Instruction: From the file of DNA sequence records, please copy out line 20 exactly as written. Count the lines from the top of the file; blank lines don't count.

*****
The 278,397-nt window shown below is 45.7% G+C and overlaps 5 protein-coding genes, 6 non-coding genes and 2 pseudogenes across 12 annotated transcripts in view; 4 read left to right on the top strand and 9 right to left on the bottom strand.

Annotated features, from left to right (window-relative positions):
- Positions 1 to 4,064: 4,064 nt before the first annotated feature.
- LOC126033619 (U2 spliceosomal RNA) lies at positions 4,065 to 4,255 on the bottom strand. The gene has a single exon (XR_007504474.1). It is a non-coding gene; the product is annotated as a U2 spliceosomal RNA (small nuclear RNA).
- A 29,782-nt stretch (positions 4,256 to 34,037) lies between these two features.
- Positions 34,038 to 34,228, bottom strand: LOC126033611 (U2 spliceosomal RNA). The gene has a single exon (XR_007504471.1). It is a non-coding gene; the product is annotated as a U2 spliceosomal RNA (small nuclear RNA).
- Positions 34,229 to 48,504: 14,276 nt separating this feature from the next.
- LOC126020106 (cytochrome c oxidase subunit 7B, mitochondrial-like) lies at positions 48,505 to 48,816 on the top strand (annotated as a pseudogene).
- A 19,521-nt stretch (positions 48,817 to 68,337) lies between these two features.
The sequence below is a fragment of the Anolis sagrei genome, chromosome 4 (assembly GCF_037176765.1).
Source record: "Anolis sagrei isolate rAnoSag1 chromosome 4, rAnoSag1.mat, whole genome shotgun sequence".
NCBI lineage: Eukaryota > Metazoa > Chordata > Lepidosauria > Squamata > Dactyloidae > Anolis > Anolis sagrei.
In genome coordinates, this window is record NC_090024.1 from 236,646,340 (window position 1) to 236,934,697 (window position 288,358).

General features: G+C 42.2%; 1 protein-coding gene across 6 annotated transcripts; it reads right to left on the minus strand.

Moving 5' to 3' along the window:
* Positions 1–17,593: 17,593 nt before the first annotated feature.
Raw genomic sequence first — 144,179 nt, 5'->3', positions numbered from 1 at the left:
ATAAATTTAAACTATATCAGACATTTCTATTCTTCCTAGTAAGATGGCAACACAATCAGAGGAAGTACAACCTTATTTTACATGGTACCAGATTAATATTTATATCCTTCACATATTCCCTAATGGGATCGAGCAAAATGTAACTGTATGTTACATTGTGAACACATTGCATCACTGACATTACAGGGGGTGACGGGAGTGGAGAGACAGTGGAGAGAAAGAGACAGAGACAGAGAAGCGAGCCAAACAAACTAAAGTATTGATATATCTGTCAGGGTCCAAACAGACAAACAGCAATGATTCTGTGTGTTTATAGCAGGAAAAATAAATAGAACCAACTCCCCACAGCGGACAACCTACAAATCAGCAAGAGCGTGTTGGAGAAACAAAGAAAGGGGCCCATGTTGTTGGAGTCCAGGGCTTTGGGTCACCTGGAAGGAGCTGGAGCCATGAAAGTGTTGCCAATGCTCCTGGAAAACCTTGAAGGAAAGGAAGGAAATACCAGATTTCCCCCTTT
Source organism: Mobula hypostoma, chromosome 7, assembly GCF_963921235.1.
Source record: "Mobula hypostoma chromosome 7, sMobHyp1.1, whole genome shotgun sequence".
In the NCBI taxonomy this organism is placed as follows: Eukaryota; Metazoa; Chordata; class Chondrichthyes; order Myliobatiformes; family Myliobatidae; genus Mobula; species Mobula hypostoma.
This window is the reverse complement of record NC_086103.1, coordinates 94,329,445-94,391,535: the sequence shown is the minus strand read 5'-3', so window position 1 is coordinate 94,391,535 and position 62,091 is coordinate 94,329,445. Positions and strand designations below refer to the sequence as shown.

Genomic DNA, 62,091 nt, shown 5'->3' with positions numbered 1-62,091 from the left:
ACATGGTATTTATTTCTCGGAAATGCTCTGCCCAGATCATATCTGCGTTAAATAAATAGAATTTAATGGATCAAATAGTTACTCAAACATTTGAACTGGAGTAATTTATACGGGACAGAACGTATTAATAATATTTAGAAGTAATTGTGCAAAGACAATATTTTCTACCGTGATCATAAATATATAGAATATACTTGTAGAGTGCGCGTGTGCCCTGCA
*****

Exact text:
Source record: "Mobula hypostoma chromosome 7, sMobHyp1.1, whole genome shotgun sequence".